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Clinical and Surgical Outcomes of Femtosecond Laser-Assisted Cataract Surgery (FLACS) on Hard Cataracts in the Egyptian Population

Authors Gamal Ebidalla Elghobaier M, Khalil Ibrahiem MF, Shawkat Abdelhalim A, Mostafa Eid A, Al Said Murad K

Received 7 February 2020

Accepted for publication 6 May 2020

Published 21 May 2020 Volume 2020:14 Pages 1383—1389

DOI https://doi.org/10.2147/OPTH.S248670

Checked for plagiarism Yes

Review by Single anonymous peer review

Peer reviewer comments 2

Editor who approved publication: Dr Scott Fraser

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Mohamed Gamal Ebidalla Elghobaier,1 Mohamed Farag Khalil Ibrahiem,2 Ahmed Shawkat Abdelhalim,2 Ahmed Mostafa Eid,2 Khalid Al Said Murad2

1Oyoun Masr Center for LASIK & Eye Surgeries, Sohag, Egypt; 2Ophthalmology Department, Minia Faculty of Medicine, Minia University, Minia, Egypt

Correspondence: Mohamed Gamal Ebidalla Elghobaier Tel +20 1226847046
Email [email protected]

Objective: To evaluate the clinical and surgical outcomes of femtosecond laser-assisted cataract surgery (FLACS) in hard cataract of Egyptian population.
Setting: ICare Center, Alexandria, Egypt.
Design: Retrospective observational.
Methods: The study included 50 FLACS cases of 40 patients who had cataract; NO4 NC4 or more according to Lens Opacities Classification System III (LOCS III), performed between October 2018 and May 2019. The cases underwent anterior capsulotomy, lens fragmentation, and corneal incisions with the femtosecond laser. Arcuate keratotomy was performed in selected cases. Phacoemulsification and implantation of an intraocular lens are then performed.
Results: Patients mean age was 63.06 ± 7.75 yr, mean femtosecond laser energy was 12.92 ± 0.72 mJ, mean docking time was 3.00 ± 0.83 min and overall mean laser treatment time was 92.00 ± 25.01 sec. Mean laser treatment time was lower in cases that did not get astigmatic keratectomy (87.7 ± 18.97 vs 89.47 ± 13.43 sec; p < 0.73). Attempted refraction was − 0.09 ± 0.52 D and achieved 12 months postoperative manifest sphere equivalent refraction (SER) was − 0.19 ± 1.11 D (r = 0.8 and P˂0.001). Mean error (ME) was − 0.2 ± 1.11 (range: − 2.5– 1.5) while mean absolute error (MAE) was 0.97 ± 0.57 (range: 0– 2.5). Eighty percent and 92% of cases had 1 month postoperative SER within 1.0 D and 1.5 D, respectively. One eye (2%) had incomplete capsulotomy, 7 eyes (14%) had incomplete corneal incision and lens fragmentation was complete in all cases except 1 eye (2%). Thirty-four eyes (68%) showed postdocking conjunctival ecchymosis and 35 eyes (70%) had intraoperative miosis.
Conclusion: FLACS has low complication rate with effective results. High cost of technology is still the main barrier against its popularity.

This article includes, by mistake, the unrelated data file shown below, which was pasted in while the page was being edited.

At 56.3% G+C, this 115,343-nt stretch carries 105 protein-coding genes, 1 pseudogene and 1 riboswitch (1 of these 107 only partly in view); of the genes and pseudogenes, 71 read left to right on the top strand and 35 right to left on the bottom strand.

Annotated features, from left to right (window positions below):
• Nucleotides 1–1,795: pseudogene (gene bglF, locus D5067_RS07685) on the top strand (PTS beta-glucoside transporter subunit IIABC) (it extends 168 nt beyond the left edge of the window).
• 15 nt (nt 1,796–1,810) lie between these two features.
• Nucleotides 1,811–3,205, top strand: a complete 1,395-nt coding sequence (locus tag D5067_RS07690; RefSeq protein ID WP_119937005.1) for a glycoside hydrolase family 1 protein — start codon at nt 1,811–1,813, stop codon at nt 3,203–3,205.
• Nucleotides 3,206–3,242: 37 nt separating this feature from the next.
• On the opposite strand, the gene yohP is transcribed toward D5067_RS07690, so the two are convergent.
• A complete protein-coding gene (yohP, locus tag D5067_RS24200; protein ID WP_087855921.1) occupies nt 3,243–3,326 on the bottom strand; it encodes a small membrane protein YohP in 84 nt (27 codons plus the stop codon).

Keywords: FLACS, astigmatic keratotomy, Egyptian, hard cataract

Introduction

Cataract surgery is the highest performed surgical procedure in the world.1 The World Health Organization estimates the number of cataract surgeries to be 32 million by the year 2020.2

Femtosecond laser was introduced to the ophthalmic practice initially to create flaps in laser in situ keratomileusis (LASIK) and then was used in cataract surgery.3 The femtosecond laser is commercially available to perform key steps in cataract surgery: capsulotomy, lens fragmentation and wound construction as well as arcuate corneal incisions for astigmatic correction.

Although phacoemulsification is the most widely used procedure for cataract surgery, it still has some complications and concerns in challenging cases, eg, hard nuclei and weak zonules, which gave a potential advantage to the newer technology; FLACS as it decreases the need to high ultrasonic power thus decreasing the risk of endothelial cell damage and decreases intraoperative manual manipulation.4

Despite the clear benefits of FLACS, it is still not widespread yet because of the high cost of adoption of this technology. When the surgeons are professional and confident about their outcomes of the conventional phacoemulsification, it is hard to ask them to try a new technology with its own drawbacks.5,6

However, introduction of a new procedure to the clinical practice is associated with a learning curve. In this paper, we studied the clinical and surgical outcomes of FLACS according to our early experience with the procedure, dealing with hard cataract in Egyptian population.

Patients and Methods

This is a retrospective study that included 50 consecutive FLACS cases of 40 patients. Cases were performed at iCare Surgical Center, Alexandria, Egypt. All cases have been performed between October 2018 and May 2019.